We believe we have entered a mature stage of the financial cycle amid central bank monetary policy normalisation (more advanced in the US) and decelerating economic growth globally. Protectionist dynamics are also features of this phase of the cycle, while the US fiscal expansion and a capex revival are all forces working to extend it.
The move to a late stage of the cycle is leading to a tightening in liquidity and financial conditions and to potentially more frequent episodes of volatility spikes, such as the one experienced in February. Market swings in 2018 have been the result of this new, less complacent and less directional market, which we expect will continue.
In 2018, investors have so far been more cautious on European equities. In fact, while valuations remain relatively compelling, multiple political risks weigh on the appetite for this asset class. In the short term, a series of events will continue to create noise on European assets: country-specific political deadlines, the continuation of trade disputes at least until the US mid-term elections in November, the starting of the campaign for the 2019 European parliament elections and the Brexit negotiations.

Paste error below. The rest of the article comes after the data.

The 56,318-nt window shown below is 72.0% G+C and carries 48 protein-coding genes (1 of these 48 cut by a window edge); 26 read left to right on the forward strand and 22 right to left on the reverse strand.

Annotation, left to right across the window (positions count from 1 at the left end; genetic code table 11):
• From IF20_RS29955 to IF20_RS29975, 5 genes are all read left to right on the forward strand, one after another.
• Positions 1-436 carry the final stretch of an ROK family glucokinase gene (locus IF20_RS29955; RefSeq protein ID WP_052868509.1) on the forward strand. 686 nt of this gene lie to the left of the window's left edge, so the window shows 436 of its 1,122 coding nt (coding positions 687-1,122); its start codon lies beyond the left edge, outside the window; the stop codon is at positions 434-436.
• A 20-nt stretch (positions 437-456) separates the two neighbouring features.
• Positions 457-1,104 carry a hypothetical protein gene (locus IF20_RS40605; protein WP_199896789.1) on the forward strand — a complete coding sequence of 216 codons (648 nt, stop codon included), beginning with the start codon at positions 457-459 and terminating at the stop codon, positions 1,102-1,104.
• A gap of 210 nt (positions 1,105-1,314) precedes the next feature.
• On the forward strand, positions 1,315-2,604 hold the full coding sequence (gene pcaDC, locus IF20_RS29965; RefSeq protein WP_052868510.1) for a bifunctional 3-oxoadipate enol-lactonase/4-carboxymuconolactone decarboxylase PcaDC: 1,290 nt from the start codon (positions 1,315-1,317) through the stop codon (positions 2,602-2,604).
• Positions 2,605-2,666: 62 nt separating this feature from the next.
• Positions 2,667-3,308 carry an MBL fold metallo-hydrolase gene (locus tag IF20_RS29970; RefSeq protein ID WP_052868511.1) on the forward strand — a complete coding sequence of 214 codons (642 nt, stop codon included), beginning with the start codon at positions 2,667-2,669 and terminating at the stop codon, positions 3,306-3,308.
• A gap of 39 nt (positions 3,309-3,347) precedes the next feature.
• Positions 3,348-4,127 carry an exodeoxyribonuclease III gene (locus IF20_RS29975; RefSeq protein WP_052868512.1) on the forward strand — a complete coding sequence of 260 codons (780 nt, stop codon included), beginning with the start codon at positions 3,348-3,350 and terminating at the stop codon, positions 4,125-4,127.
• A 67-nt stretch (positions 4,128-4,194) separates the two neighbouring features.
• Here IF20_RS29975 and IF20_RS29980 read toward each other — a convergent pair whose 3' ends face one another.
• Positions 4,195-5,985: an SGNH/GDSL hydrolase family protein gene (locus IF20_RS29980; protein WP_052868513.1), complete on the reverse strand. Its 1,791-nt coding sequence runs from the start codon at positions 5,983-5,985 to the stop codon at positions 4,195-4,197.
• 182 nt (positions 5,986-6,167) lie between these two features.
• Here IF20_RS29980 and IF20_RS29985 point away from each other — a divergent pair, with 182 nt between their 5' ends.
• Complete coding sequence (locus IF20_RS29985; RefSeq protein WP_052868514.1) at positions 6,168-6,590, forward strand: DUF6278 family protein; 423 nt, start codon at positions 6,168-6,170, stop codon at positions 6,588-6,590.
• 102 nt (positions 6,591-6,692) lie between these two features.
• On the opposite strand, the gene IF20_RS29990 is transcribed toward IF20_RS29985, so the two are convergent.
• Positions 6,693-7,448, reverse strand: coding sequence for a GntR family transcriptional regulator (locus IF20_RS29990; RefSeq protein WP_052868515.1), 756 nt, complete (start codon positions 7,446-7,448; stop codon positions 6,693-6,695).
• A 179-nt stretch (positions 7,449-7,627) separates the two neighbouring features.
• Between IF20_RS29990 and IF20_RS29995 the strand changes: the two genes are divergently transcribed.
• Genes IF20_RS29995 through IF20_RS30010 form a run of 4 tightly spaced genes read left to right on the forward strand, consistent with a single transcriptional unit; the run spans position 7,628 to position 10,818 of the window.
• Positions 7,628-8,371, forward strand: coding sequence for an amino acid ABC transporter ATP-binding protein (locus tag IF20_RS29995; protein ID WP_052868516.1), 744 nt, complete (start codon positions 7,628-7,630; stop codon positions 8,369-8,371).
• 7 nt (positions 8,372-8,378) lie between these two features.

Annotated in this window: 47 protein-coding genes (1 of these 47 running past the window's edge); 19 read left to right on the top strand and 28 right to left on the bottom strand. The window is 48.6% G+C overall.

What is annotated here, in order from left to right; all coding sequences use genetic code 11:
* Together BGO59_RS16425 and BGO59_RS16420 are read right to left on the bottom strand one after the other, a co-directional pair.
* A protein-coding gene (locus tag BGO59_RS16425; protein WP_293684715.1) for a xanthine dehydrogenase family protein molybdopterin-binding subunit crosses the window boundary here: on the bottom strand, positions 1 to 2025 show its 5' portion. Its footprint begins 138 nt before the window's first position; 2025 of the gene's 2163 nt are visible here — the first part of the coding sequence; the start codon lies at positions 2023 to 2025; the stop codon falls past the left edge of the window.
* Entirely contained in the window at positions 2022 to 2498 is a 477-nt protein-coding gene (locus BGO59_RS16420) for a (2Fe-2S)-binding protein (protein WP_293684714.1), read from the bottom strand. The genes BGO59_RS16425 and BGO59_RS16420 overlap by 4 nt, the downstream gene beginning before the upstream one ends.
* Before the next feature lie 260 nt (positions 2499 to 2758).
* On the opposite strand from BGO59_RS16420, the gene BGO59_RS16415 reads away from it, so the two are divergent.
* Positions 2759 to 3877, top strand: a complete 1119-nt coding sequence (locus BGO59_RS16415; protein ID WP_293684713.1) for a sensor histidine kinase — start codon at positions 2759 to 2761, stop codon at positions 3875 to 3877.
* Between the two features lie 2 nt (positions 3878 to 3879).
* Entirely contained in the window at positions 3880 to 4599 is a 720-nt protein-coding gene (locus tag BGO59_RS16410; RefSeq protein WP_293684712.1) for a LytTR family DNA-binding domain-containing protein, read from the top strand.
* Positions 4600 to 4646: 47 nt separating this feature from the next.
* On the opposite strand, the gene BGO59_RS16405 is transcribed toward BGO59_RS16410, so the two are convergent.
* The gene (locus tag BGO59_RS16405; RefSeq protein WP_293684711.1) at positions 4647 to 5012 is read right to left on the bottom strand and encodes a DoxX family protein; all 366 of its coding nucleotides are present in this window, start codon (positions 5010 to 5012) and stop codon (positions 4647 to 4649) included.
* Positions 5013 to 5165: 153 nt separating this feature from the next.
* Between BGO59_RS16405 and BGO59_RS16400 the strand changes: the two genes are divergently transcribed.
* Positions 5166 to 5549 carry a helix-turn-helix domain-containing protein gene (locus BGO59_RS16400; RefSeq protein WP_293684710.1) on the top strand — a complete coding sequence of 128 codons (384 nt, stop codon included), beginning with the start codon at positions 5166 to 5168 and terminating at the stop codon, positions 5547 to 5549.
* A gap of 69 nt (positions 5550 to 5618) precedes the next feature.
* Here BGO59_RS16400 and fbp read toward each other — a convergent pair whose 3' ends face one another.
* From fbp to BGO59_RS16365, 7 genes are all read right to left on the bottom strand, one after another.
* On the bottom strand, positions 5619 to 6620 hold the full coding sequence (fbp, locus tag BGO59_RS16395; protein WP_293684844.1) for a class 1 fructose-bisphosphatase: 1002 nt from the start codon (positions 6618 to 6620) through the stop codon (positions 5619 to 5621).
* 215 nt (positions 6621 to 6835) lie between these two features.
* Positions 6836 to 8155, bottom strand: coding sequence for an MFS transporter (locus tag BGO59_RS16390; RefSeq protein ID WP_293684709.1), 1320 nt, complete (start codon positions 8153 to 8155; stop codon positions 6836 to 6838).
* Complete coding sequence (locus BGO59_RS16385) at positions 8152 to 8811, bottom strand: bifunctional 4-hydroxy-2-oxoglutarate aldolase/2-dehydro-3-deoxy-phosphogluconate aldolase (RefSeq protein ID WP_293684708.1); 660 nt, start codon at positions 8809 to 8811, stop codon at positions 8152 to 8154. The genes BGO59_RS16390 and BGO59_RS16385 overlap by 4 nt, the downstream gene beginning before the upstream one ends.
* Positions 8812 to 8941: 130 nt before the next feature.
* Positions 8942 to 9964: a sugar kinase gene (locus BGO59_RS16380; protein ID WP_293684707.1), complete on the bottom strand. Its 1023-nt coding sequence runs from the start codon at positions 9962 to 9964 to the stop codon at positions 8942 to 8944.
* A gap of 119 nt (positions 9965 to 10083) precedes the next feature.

With the uncertainty led by this newsflow, we believe that European equities are starting to offer pockets of opportunities, especially for stock picking investors. We think that 2019 could mark a comeback to this asset class as global investors reassess the equity opportunities in the markets, with a stronger focus on the quality of companies, diversification of their portfolios and avoiding crowded and overvalued areas. When this occurs, we think that a focus on quality companies that are able to deliver sustainable earnings growth in the future and that are trading at discount levels will be key to exploring market opportunities in Europe.
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